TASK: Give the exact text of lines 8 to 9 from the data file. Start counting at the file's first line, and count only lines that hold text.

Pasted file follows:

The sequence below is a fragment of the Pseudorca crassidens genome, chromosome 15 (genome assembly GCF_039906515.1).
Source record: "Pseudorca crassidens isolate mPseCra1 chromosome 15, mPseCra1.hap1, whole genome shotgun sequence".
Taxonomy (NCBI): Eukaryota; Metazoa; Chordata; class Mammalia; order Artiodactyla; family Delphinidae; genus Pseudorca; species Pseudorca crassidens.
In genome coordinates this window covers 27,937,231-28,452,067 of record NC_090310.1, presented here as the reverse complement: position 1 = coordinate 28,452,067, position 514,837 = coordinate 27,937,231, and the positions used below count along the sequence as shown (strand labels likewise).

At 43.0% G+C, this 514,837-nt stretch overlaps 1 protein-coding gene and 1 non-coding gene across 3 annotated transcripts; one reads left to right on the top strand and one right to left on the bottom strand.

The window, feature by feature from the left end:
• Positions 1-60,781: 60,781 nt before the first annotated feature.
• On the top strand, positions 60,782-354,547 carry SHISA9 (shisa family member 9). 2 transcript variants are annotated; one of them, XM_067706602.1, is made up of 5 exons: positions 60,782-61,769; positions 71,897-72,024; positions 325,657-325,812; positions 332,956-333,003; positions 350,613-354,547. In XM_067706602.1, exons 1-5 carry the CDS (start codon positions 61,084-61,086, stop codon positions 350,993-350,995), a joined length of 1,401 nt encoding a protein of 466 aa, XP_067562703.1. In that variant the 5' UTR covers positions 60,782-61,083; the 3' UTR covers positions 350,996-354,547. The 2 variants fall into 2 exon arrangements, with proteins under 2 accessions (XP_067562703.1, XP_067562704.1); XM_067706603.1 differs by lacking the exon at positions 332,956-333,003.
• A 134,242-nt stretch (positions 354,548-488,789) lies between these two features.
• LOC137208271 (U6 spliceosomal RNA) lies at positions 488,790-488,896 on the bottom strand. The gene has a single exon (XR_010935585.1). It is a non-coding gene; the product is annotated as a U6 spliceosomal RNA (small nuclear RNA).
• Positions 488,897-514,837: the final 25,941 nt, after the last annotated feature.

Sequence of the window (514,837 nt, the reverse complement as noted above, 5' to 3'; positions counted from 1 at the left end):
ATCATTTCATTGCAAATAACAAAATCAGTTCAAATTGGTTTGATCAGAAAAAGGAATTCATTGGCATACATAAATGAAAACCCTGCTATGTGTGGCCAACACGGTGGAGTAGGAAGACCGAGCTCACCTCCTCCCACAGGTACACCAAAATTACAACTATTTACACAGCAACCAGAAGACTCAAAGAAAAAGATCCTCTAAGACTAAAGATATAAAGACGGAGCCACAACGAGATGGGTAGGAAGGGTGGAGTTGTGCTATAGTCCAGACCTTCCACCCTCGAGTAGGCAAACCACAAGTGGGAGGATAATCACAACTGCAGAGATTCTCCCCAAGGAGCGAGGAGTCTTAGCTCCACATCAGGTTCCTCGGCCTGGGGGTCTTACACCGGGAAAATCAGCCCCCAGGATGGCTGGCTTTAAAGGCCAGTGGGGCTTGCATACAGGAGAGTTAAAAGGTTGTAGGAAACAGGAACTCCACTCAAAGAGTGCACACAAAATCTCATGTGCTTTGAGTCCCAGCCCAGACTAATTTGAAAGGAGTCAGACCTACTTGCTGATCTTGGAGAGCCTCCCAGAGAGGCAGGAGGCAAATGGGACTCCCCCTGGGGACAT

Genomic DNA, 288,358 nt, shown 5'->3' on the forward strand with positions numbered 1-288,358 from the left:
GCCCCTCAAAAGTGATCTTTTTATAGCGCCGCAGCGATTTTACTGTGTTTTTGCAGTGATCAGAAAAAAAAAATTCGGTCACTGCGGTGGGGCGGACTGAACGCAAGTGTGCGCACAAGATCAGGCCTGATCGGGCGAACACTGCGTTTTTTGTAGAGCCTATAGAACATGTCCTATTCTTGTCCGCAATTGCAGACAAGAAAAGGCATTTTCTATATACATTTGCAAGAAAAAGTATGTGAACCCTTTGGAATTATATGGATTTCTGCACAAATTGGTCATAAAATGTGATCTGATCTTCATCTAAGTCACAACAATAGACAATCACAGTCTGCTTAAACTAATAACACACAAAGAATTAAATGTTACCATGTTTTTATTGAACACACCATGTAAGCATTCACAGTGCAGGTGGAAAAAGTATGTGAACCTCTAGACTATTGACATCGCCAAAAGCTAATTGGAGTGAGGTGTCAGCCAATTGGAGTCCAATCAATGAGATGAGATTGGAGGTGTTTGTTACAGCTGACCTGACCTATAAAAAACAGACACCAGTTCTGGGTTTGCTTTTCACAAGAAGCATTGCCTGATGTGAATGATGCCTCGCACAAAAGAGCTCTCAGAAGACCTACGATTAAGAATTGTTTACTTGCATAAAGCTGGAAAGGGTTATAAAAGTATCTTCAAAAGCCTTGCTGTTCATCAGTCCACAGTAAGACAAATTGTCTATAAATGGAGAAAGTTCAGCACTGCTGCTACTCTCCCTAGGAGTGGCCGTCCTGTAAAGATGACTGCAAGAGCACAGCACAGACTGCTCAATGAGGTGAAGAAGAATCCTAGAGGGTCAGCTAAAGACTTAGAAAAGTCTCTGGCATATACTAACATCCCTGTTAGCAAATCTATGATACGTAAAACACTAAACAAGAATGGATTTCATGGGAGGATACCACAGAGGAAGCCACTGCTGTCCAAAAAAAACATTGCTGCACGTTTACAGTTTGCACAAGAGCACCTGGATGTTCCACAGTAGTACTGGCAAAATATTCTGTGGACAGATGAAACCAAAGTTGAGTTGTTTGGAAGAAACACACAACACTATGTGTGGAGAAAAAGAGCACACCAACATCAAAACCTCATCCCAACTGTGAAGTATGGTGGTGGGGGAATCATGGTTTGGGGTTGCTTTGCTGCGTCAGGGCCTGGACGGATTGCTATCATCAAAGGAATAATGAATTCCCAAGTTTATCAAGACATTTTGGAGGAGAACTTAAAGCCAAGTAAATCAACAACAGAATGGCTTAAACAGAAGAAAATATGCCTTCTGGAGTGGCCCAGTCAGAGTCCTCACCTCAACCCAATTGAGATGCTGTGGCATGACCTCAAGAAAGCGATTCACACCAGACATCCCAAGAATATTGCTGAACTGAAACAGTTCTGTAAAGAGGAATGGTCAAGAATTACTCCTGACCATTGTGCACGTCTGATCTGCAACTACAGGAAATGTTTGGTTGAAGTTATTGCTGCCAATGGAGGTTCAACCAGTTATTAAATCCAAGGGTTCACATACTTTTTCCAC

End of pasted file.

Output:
• On the top strand, positions 60,782-354,547 carry SHISA9 (shisa family member 9). 2 transcript variants are annotated; one of them, XM_067706602.1, is made up of 5 exons: positions 60,782-61,769; positions 71,897-72,024; positions 325,657-325,812; positions 332,956-333,003; positions 350,613-354,547. In XM_067706602.1, exons 1-5 carry the CDS (start codon positions 61,084-61,086, stop codon positions 350,993-350,995), a joined length of 1,401 nt encoding a protein of 466 aa, XP_067562703.1. In that variant the 5' UTR covers positions 60,782-61,083; the 3' UTR covers positions 350,996-354,547. The 2 variants fall into 2 exon arrangements, with proteins under 2 accessions (XP_067562703.1, XP_067562704.1); XM_067706603.1 differs by lacking the exon at positions 332,956-333,003.
• A 134,242-nt stretch (positions 354,548-488,789) lies between these two features.